As we reach that point in the offseason when there's really very little happening, everyone is looking for something to write. On NFL.com, the time is being passed by a series of posts from Elliot Harrison, highlighting some of the great players and plays from each of the past decades. On Thursday, he posted the top 20 players from the 1980s, a list which included Miami Dolphins quarterback Dan Marino.
Marino was selected by the Dolphins in the first round of the legendary 1983 NFL Draft. From the moment he stepped on the field, Marino began dismantling the NFL and records began to fall. He was selected to five of his nine Pro Bowls during the decade, as well as three First Team All-Pro selections. He was the 1984 NFL MVP, becoming the first player to throw for more than 5,000 yards, and set the record for touchdown passes in a season, that year. He led the league in passing yards four times in the decade, three times in passing touchdowns in a year, three times in pass attempts, and four times in completions. He also led Miami to the Super Bowl following the 1984 season, his only appearance in the title game.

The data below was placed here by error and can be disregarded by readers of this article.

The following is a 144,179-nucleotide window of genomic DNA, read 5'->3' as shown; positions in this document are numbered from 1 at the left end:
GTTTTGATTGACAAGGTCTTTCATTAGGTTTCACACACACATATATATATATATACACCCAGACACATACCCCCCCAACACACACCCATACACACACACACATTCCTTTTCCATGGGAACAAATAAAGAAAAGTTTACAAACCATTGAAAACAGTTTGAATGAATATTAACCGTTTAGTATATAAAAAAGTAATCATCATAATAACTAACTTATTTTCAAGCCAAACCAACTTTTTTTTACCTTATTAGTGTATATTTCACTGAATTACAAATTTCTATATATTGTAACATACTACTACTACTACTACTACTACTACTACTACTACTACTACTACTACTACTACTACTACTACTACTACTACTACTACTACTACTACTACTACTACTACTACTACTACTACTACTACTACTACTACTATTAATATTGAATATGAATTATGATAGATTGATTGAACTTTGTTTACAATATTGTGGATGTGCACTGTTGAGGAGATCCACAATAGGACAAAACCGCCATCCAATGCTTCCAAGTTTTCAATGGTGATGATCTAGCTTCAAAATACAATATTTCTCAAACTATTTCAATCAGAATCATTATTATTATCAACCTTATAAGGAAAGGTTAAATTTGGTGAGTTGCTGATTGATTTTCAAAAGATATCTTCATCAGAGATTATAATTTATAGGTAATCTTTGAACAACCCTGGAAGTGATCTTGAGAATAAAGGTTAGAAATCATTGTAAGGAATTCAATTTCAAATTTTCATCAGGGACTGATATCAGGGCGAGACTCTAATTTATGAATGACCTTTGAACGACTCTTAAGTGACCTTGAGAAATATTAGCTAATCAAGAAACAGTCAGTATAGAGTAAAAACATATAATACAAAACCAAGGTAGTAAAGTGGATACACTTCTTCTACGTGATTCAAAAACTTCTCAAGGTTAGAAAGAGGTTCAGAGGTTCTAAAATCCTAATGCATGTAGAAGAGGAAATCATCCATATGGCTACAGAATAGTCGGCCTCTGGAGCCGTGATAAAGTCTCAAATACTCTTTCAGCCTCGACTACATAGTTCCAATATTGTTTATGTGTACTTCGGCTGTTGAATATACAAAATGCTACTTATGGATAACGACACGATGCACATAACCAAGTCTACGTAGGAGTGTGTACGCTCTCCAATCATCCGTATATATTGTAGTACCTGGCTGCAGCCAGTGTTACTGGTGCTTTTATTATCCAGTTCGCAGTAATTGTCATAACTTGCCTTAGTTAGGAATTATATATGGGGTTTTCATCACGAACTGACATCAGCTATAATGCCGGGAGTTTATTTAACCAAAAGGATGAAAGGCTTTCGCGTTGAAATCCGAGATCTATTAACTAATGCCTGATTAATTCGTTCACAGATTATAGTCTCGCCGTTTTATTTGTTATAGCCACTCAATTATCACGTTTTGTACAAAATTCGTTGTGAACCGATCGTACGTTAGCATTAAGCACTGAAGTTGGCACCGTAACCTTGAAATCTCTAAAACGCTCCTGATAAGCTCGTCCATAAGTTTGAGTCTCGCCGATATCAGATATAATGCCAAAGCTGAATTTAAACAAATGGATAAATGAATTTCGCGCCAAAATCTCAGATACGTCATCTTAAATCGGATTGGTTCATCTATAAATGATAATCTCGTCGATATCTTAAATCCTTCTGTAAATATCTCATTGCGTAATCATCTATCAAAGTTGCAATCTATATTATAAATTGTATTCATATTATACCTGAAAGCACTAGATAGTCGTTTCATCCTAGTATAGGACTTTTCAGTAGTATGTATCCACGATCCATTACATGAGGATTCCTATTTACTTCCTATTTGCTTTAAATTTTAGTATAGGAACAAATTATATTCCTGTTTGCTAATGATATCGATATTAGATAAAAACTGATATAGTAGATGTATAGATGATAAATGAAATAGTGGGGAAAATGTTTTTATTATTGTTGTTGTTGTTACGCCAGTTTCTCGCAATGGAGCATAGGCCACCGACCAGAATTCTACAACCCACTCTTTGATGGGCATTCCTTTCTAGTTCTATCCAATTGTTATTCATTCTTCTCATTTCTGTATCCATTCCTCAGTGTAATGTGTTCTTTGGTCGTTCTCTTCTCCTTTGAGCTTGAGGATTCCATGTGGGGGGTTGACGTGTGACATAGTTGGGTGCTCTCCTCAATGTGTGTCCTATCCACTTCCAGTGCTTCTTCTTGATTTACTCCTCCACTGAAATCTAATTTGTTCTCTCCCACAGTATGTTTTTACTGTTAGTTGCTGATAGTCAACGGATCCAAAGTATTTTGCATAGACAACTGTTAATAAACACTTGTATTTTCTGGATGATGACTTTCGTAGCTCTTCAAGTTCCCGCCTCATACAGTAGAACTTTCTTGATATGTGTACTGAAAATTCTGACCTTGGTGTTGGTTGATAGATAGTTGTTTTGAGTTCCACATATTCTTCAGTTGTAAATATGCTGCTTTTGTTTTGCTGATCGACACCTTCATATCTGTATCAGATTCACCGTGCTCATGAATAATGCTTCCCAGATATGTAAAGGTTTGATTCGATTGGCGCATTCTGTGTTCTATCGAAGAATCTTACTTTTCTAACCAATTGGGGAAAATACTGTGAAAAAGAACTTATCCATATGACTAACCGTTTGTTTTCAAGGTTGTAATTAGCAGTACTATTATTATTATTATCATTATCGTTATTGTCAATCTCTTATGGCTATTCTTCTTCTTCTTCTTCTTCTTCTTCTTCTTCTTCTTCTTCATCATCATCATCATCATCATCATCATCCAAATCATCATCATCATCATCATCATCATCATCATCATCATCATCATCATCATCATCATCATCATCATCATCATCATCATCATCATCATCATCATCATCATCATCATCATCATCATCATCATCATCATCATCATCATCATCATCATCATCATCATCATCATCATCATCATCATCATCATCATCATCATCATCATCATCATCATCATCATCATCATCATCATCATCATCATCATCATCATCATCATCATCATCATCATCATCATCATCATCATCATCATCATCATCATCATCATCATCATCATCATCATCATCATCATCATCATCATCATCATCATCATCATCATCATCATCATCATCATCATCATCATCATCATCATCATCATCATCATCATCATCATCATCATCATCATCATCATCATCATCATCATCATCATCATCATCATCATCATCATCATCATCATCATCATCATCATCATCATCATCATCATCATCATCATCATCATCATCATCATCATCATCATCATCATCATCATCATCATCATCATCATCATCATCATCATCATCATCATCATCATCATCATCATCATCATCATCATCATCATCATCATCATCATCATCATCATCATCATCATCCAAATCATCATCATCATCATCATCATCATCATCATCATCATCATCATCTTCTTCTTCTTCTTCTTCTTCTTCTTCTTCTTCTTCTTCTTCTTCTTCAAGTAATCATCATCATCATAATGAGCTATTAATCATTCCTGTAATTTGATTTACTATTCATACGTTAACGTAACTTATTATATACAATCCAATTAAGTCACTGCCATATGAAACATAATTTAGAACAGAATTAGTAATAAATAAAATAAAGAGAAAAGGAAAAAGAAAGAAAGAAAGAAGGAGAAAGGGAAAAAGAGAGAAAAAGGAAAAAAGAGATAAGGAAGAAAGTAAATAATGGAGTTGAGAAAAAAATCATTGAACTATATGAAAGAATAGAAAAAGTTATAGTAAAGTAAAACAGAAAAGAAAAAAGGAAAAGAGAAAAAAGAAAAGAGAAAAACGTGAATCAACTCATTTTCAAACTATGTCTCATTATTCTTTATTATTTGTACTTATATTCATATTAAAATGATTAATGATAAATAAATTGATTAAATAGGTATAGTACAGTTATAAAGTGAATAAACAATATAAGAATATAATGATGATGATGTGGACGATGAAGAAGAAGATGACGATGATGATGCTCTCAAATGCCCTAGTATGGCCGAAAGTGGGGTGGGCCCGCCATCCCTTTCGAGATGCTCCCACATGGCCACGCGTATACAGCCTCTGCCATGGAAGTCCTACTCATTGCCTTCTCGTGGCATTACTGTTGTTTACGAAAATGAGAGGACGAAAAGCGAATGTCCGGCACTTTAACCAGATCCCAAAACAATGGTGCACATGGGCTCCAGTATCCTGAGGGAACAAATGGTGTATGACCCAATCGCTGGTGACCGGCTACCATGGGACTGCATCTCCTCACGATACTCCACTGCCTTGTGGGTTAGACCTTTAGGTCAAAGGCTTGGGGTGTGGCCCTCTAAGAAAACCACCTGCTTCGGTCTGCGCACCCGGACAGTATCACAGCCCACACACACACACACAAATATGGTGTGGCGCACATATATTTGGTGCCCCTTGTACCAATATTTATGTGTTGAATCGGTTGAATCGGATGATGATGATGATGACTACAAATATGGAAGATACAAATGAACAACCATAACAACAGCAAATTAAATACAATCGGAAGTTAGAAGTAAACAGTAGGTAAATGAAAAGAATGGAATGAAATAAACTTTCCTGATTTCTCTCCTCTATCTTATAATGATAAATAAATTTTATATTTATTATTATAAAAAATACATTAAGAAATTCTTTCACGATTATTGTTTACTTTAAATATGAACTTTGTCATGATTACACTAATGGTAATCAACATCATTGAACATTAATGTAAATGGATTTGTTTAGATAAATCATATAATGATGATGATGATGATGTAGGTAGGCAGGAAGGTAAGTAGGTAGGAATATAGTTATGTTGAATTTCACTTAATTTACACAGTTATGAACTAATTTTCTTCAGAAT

According to Harrison's list, Marino was the top player in the AFC during the decade, landing at number four overall on the countdown. Of Marino, Harrison writes:
Marino played seven seasons in the 1980s, and in three of them, he was named first-team All-Pro. That's an impressive hit rate, being dubbed the absolute best of the best at the game's most important position 43 percent of the time. Oh, and his 1984 campaign might be the most impressive offensive season in NFL history: We're talkin' 5,084 yards and 48 touchdowns ... in an era when defensive backs were allowed to play far more aggressively.
The three players ahead of Marino on the list are, likewise, legends of the game. The top spot belongs to the quarterback who beat Marino in Super Bowl XIX, Joe Montana from the San Francisco 49ers. Just behind Montana is New York Giants linebacker Lawrence Taylor, who was an All-Pro First Team selection in nine of the ten seasons in the 1980s, only missing out on the 1987 selection (in a "down" season in which he "only" recorded 12 sacks - in 12 games), and is one of just two defensive players to ever be named league MVP. Third on the list is another 49ers player, with safety Ronnie Lott taking the position, a four-time Super Bowl champion, eight time First Team All-Pro, and ten time Pro Bowler.
Unfortunately, the Dolphins, despite all of the accolades for and statistics from Marino's right arm, were never able to close the deal on a Lombardi Trophy during the 1980s. Where would Marino rank if he had that ring? Sadly, it's something we will never know.